Lego for girls, this time hardware-hacker style
One hacker has her own idea of what a Lego set for girls should be. If 10,000 people agree with her, the toymaker could find itself producing her hacker-focused design.
Full Story: CNET
Have you seen the New Aesthetic? Everyone in the Twittersphere was talking about it. Depending on whom you ask, it was a “shareable concept,” (James Bridle) a “theory object,” (Bruce Sterling) and a “weird, hot, movement” (Ian Bogost). Or simply “things James Bridle posts to his Tumblr,” as Bogost quips — and to which we might add, “which got really popular really fast and I wish I knew what it actually was.” Bridle’s Tumblr became a SXSW talk in March 2012. And then a week later, Bruce Sterling wrote a 5,000-word opus on the New Aesthetic for Wired. As if to a younger sibling, praising and cautioning in equal measures, he contextualized the New Aesthetic as not just a Tumblred accumulation but the art movement 21st century creatives had desperately been waiting for. The essay was a flash point, prompting a flood of responses. What better empyrean spark than the convergence of SXSW and, as he describes himself on his Twitter bio, “one of the better known Bruce Sterlings”?
Jan van Toorn’s calendar for 1972/73, designed for the Dutch printer Mart.Spruijt, is one of the most extraordinary and provocative graphic artifacts of its era. The calendar proposed a new form of engagement for the graphic designer as a mediator and manipulator of photographic meaning. The project still looks utterly remarkable 40 years later. How did such an uncompromising object get made? In collaboration with the designer Simon Davies, I published the piece in its entirety in Jan van Toorn: Critical Practice, my monograph about Van Toorn. Until then the Dutch designer’s masterpiece was known by just a handful of frequently reproduced pages. Now Mark Schalken at de Ruimte, a design company in Amsterdam, has photographed and reprinted the entire calendar — it was launched at a public event to mark the designer’s 80th birthday — giving a chance to experience its 50 pages at their original scale. (via A classic calendar by Jan van Toorn has been reprinted: Observatory: Design Observer)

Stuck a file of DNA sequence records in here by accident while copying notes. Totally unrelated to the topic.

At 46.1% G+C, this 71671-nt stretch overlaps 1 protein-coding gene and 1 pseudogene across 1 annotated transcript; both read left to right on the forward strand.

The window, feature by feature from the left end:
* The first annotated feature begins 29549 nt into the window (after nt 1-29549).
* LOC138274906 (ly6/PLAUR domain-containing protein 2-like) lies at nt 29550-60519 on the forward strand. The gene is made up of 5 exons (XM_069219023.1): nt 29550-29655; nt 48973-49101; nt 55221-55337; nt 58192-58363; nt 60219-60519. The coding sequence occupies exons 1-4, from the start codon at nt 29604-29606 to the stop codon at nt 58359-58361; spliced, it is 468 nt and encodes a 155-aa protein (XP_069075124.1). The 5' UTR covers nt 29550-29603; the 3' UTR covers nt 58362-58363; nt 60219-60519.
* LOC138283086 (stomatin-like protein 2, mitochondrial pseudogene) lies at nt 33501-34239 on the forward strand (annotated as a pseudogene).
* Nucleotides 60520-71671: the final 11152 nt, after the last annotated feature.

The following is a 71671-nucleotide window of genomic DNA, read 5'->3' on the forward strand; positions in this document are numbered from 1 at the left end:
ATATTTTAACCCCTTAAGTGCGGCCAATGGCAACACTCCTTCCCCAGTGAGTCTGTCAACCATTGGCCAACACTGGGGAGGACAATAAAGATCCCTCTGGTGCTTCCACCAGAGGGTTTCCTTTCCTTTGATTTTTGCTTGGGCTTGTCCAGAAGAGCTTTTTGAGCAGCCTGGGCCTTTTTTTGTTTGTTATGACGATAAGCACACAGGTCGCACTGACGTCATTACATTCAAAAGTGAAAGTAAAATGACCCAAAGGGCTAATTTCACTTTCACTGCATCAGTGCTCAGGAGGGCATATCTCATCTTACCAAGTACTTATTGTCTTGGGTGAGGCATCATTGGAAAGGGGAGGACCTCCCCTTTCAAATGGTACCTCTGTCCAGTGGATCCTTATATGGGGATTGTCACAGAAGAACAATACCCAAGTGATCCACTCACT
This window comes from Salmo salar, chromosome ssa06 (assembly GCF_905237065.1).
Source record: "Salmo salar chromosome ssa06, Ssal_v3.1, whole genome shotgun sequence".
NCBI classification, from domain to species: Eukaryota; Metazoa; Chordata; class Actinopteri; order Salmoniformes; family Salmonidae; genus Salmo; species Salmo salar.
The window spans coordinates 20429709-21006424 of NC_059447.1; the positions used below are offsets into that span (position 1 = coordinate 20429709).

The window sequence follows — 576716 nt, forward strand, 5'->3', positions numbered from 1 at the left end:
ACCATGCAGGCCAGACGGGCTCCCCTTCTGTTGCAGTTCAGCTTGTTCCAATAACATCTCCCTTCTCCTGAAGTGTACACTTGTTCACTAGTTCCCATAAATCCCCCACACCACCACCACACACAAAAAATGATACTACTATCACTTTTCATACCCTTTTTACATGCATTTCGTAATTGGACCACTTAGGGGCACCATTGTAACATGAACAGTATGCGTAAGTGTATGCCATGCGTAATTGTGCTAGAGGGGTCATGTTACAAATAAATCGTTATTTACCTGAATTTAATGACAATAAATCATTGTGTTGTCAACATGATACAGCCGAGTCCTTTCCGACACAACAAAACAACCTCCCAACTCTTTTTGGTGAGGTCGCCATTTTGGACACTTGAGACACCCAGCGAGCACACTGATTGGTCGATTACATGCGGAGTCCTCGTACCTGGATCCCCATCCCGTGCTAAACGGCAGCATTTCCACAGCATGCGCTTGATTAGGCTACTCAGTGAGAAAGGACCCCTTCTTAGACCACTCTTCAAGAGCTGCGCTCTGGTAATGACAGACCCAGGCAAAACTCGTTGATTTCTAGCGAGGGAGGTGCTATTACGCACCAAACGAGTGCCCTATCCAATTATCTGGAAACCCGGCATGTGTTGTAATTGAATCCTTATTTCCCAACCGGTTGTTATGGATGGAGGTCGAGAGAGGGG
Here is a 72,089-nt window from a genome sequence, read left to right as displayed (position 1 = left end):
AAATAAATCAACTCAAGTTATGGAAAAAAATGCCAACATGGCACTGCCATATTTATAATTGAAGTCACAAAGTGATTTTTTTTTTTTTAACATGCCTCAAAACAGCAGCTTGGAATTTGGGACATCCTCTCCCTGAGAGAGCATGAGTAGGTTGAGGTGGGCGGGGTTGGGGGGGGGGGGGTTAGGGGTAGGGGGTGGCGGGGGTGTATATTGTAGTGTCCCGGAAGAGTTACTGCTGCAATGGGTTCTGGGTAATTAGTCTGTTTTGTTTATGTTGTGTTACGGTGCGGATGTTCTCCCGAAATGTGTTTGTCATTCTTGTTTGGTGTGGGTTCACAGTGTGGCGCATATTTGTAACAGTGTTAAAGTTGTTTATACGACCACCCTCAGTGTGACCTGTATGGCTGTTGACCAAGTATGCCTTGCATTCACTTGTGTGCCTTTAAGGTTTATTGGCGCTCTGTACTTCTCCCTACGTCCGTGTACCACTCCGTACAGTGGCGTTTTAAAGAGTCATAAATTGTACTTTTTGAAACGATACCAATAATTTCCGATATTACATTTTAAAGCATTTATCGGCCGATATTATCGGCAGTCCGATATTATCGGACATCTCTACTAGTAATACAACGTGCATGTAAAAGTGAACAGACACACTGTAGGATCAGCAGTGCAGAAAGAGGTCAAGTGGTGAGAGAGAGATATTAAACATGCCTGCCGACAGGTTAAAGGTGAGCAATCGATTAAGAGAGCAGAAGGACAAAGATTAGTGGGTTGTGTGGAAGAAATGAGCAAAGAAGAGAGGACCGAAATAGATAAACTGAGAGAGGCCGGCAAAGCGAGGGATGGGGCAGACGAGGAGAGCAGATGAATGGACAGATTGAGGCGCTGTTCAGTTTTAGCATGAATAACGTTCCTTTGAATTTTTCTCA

The Pew Internet and American Life Project released a survey collecting expert opinions on one a hot new(-ish) concept amongst the Silicon Valley digerati: gamification. The survey offers some interesting insights and features commentary from folks like danah boyd, Clay Shirky, Jeff Jarvis, and Amber Case; it also cites me a bit talking playbor (play labor) and weisure (work leisure). The survey shows that tech commentators are split on whether gamification is destined to become an ubiquitous feature of the Web (53% agree, 42% disagree). The subtext of these sorts of conversations—given that tech commentators overwhelmingly have backgrounds in business—is: How can we use gamification to make a killing. We shouldn’t be to suprised about all the excitement from those invested in the tech industry. After all, gamification is all about getting people to view labor (i.e., the production if value) as play. And, if workers don’t view work as work, they may just do it for free. (via Question for PEW: Does Gamification Encourage Exploitation? » Cyborgology)